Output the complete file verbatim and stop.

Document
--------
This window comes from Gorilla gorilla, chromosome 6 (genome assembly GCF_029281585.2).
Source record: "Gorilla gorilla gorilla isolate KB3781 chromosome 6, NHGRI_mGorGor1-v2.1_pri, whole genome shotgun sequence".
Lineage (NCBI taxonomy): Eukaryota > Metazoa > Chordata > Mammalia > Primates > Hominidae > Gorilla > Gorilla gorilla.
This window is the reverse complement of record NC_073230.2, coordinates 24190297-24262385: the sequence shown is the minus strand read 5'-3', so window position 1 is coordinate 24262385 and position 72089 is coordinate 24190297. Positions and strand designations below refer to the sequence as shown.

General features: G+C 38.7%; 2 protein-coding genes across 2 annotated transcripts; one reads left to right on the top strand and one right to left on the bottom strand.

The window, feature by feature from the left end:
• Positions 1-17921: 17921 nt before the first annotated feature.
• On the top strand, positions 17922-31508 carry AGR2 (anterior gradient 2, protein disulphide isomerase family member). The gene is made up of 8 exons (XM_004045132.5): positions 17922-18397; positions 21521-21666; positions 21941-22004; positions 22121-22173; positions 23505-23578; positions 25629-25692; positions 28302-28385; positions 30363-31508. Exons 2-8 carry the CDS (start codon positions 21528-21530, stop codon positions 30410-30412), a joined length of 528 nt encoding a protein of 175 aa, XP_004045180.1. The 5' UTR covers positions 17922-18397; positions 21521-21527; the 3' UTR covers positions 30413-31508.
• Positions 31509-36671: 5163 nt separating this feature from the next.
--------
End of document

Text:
This window comes from Gorilla gorilla, chromosome 6 (genome assembly GCF_029281585.2).
Source record: "Gorilla gorilla gorilla isolate KB3781 chromosome 6, NHGRI_mGorGor1-v2.1_pri, whole genome shotgun sequence".
Lineage (NCBI taxonomy): Eukaryota > Metazoa > Chordata > Mammalia > Primates > Hominidae > Gorilla > Gorilla gorilla.
This window is the reverse complement of record NC_073230.2, coordinates 24190297-24262385: the sequence shown is the minus strand read 5'-3', so window position 1 is coordinate 24262385 and position 72089 is coordinate 24190297. Positions and strand designations below refer to the sequence as shown.

General features: G+C 38.7%; 2 protein-coding genes across 2 annotated transcripts; one reads left to right on the top strand and one right to left on the bottom strand.

The window, feature by feature from the left end:
• Positions 1-17921: 17921 nt before the first annotated feature.
• On the top strand, positions 17922-31508 carry AGR2 (anterior gradient 2, protein disulphide isomerase family member). The gene is made up of 8 exons (XM_004045132.5): positions 17922-18397; positions 21521-21666; positions 21941-22004; positions 22121-22173; positions 23505-23578; positions 25629-25692; positions 28302-28385; positions 30363-31508. Exons 2-8 carry the CDS (start codon positions 21528-21530, stop codon positions 30410-30412), a joined length of 528 nt encoding a protein of 175 aa, XP_004045180.1. The 5' UTR covers positions 17922-18397; positions 21521-21527; the 3' UTR covers positions 30413-31508.
• Positions 31509-36671: 5163 nt separating this feature from the next.